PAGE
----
The Care and Feed of Sailing Crew, Lin Pardey
with Larry Pardey, 3rd Edition, Paradise Cay Publications,
May 2006, 416 pages, paperback $24.95
Since previous editions of Lin's book
have been around for years, many cruisers will be familiar
with the editorial format. A 50 day passage from Japan
to Victoria, Canada in 1979 provided Lin a base for
discussing everything from menus to clothing, to choosing
a fresh chicken, to dealing with port officials, to
preventing sea sickness, to buying liquor abroad as
well as the best material for underwear. The book, despite
the title, is hardly a cookbook; rather it's a primer
on successful cruising. Certainly, anyone contemplating,
or preparing for, off shore passages would want to read
and then keep this volume aboard.
Lin and Larry have been full time cruisers
and professional sailors for some 40 plus years, it's
all that they do. They've learned a lot and a great
deal of their wisdom appears in this book, where specific
situations mix with general guidelines. As a bonus,
Lin writes very well. She's able to seamlessly tie one
subject to the next in a style that seems like great
conversation rather than reading a how-to-do-it text.
By structuring the flow of information in and around
the process of food preparation while experiencing the
joys and travails of a very long passage, she provides
the reader with a good cruising tale enhanced with a
thousand useful tips. It's a very clever trick!
This edition of The Care and Feed of Sailing
Crew offers expanded chapters of previous material,
as well as discussion of new technology and gear. Tips
vary from entertaining aboard to coping with money transfers.
There are great tips on provisioning in foreign ports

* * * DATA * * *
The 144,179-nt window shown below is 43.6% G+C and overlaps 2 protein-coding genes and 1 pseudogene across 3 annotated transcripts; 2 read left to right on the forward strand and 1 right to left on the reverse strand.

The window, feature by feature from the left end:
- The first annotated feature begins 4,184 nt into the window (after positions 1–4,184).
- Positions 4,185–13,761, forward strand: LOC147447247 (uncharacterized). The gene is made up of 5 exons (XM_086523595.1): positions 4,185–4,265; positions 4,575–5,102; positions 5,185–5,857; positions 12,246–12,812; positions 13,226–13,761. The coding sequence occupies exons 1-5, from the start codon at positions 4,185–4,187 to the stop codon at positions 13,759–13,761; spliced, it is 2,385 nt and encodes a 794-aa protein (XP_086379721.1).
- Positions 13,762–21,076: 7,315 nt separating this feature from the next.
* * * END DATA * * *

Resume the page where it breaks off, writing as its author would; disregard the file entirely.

as well as a strong suggestion to only go a short distance
before anchoring following a farewell party.
Here are a few of the other tips: Fill
your boat to the brim and re-supply every chance you
get. Credit cards are safer to use than debit cards.
Eggs can be kept up to 3 months without refrigeration.
How you can determine which engine parts are likely
to fail. Learn which plastic material makes the best
water jugs. How Lin outsmarted weevils and learned to
bake fresh bread. Find out which galley layout works
best offshore. Rain water catchers - how to make the
best kind. On board trash collection and dealing with
"black water" in boats lacking holding tanks.
Which cutlery and dinnerware holds up best. Standing
watches, getting rest and using Dramamine as a sleeping
aid. Really, the book covers everything from the value
of "a little black cocktail party dress" to
the safety of double sinks.
Finally, intertwined in the cornucopia of wisdom is
meal after nourishing meal sure to lift the spirits
of a weary crew. Those recipes and cooking tips alone
make for a book of great value. All the other info is
just priceless gravy.
Stories written by Steve have appeared in Wooden
Boat, Classic Boat, Northwest Yachting and International
Yachtsman as well as 48º North. He races his Moore
24 throughout the Puget Sound and has cruised northwest
waters when he owned a boat he could sit in rather than
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